Minimize stress with mindful eating, exercise, positive vibes

- By Rory Visco Contributo­r

There can be no denying the fact that stress is, and will always be, a part of daily living. Stress, however, also has the potential to be a major cause for concern once it affects our health.

Especially in this extraordin­ary time when we all thought prior to the pandemic that perhaps spending more time at home can be more beneficial when it comes to stress management.

Lo and behold, it did not turn out to be that way. In fact, many are saying that stress, in some ways, even doubled when working profession­als, even learners, started working or studying remotely. It got so bad that sometimes, they really wished that the pandemic would end soon so they can go back to the four corners of their office instead of lingering in the four corners of their homes.

Just like any predicamen­t, though, there are practical ways to handle and manage stress. A good start would be to be mindful of our diet, taking care of our mental health, and blow the stress away.

Healthy eating

Dr. David Heber, the chairman of the Herbalife Nutrition Institute, said that stress can create a very strong urge for people to eat more than they can handle during stressful times.

Just like what most people say, they turn to food that they can prepare and eat quickly. More importantl­y, food can provide that emotional comfort they desire and the calmness when undergoing stress. However, Dr. Heber said this is dangerous because the majority of food stressed people turn to are often packed with undesirabl­e and unhealthy amounts of fat, salt, and sugar.

“Being mindful of what you eat especially during stressful circumstan­ces can help you manage stress levels and change the way you respond to it,” Dr. Heber pointed out.

He also advised against what he called “mindless snacking,” which is probably what most people tend to do when stressed out. “reach for more nutritious, hard and crunchy types of food that can help relieve stress by putting your jaw muscles to work. Opt for snacks like almonds, soy nuts, or baby carrots instead of unhealthy food.”

To counter the amount of food they eat when stressed, people will simply skip meals, which Dr. Heber also strongly warned against because it can adversely affect a person’s mood and energy levels.

“Blood sugar levels can fall, leading to increased stress. If stress is an appetite-killer, try eating smaller amounts of food more often during the day,” Dr. Heber remarked.

If you’re active in eating, Dr. Heber said we must make sure to be active as well, and try to get enough shut-eye. Though it’s not very popular to most, especially those living a sedentary lifestyle, exercise is a great stress reliever. Body movements through exercise induces the release of endorphins to help one naturally feel good. Sleep, on the other hand, allows the body to recharge healthily and go into repair mode.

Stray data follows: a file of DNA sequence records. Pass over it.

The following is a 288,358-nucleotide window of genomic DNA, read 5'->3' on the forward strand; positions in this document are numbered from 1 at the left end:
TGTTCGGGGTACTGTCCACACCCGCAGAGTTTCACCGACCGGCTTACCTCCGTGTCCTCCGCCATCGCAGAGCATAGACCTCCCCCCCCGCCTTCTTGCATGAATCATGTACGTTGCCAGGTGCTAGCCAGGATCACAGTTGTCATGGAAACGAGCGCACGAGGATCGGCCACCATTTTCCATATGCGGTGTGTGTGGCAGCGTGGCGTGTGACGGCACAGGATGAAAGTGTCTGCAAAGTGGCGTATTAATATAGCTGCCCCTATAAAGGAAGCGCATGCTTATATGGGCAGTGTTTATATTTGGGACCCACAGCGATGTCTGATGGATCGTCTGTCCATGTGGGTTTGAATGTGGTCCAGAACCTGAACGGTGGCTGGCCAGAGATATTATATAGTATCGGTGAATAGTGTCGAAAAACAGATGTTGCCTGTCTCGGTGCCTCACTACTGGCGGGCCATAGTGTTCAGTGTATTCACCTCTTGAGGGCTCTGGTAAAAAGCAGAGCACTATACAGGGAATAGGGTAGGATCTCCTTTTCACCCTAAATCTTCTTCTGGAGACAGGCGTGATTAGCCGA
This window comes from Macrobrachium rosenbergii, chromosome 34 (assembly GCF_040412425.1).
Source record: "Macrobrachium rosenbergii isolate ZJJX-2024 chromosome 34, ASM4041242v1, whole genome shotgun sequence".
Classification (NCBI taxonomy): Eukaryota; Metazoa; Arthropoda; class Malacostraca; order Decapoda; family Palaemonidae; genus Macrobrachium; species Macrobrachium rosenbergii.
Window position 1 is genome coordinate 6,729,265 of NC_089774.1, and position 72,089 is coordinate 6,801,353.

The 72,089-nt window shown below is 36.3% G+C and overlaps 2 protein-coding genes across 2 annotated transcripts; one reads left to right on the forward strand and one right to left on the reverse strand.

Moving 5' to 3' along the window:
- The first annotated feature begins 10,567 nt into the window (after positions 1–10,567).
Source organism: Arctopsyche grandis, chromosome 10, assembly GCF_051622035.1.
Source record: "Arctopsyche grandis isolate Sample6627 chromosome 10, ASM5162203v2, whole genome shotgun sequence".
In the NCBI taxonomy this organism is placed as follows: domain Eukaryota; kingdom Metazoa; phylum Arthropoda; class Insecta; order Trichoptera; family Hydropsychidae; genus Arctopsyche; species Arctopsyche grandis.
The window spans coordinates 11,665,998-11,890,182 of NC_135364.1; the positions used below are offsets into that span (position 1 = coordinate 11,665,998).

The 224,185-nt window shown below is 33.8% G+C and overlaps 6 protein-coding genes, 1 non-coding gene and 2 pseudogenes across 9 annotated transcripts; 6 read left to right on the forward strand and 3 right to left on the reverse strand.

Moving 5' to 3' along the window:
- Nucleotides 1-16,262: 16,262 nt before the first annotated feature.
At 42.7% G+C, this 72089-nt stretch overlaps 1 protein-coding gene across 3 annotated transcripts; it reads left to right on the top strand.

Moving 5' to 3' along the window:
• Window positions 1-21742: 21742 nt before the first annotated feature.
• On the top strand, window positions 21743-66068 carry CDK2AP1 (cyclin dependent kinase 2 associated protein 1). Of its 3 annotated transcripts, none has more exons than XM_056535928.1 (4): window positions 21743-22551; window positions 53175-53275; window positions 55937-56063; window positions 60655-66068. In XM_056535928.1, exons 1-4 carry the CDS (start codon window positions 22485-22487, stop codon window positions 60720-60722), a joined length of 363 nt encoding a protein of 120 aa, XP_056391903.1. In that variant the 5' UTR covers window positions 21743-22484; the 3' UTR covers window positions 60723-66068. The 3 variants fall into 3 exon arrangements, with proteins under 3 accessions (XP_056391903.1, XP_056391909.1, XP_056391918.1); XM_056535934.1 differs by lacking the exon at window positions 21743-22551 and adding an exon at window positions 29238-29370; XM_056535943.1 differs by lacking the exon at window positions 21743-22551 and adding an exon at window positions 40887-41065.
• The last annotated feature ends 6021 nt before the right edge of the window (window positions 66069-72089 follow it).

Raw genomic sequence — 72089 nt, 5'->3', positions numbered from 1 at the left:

“Collective­ly, nutrition, exercise, and sleep promote better health, and while they won’t take away the stressful situations, they can help you better manage stress levels and achieve a better overall well-being,” Dr. Heber explained.

Three Cs

WITH regard to mental well-being, Herbalife Nutrition Global Fitness Advisory Board Member Shayamal Vallabhjee, who is also a sports scientist, EQ consultant, motivation­al speaker and performanc­e coach, suggested that people learn to cultivate the “Three Cs”—composure, Competence, Confidence—together with good nutrition, exercise, and sleep.

Composure can be achieved by training the mind to focus on one’s internal perspectiv­e.

“When you look externally, you make yourself a victim of that situation and you render yourself completely powerless. In an internal perspectiv­e, the mind is able to calm itself down. The mind is able to perceive a situation rationally,” he explained.

Competence, meanwhile, means how good a person is at something. “When you have competence, you have a strength that you can execute in a high-pressure situation,” Vallabhjee said.

Finally, confidence, can come in two ways: one can be from motivation, and the other from habit cultivatio­n. “The confidence you need to succeed comes from competence,” he emphasized. “Composure, competence, and confidence, can help you thrive in any environmen­t.”

Both Dr. Heber and Vallabhjee have been speakers in separate Herbalife Nutrition ewellness Tour events presented by Herbalife Nutrition Philippine­s. This monthly forum by Herbalife Philippine­s aims to promote nutrition education by inviting experts from the fields of science, nutrition, health, and fitness to talk about the importance of good nutrition and having a healthy active lifestyle as ways of achieving overall health and well-being.

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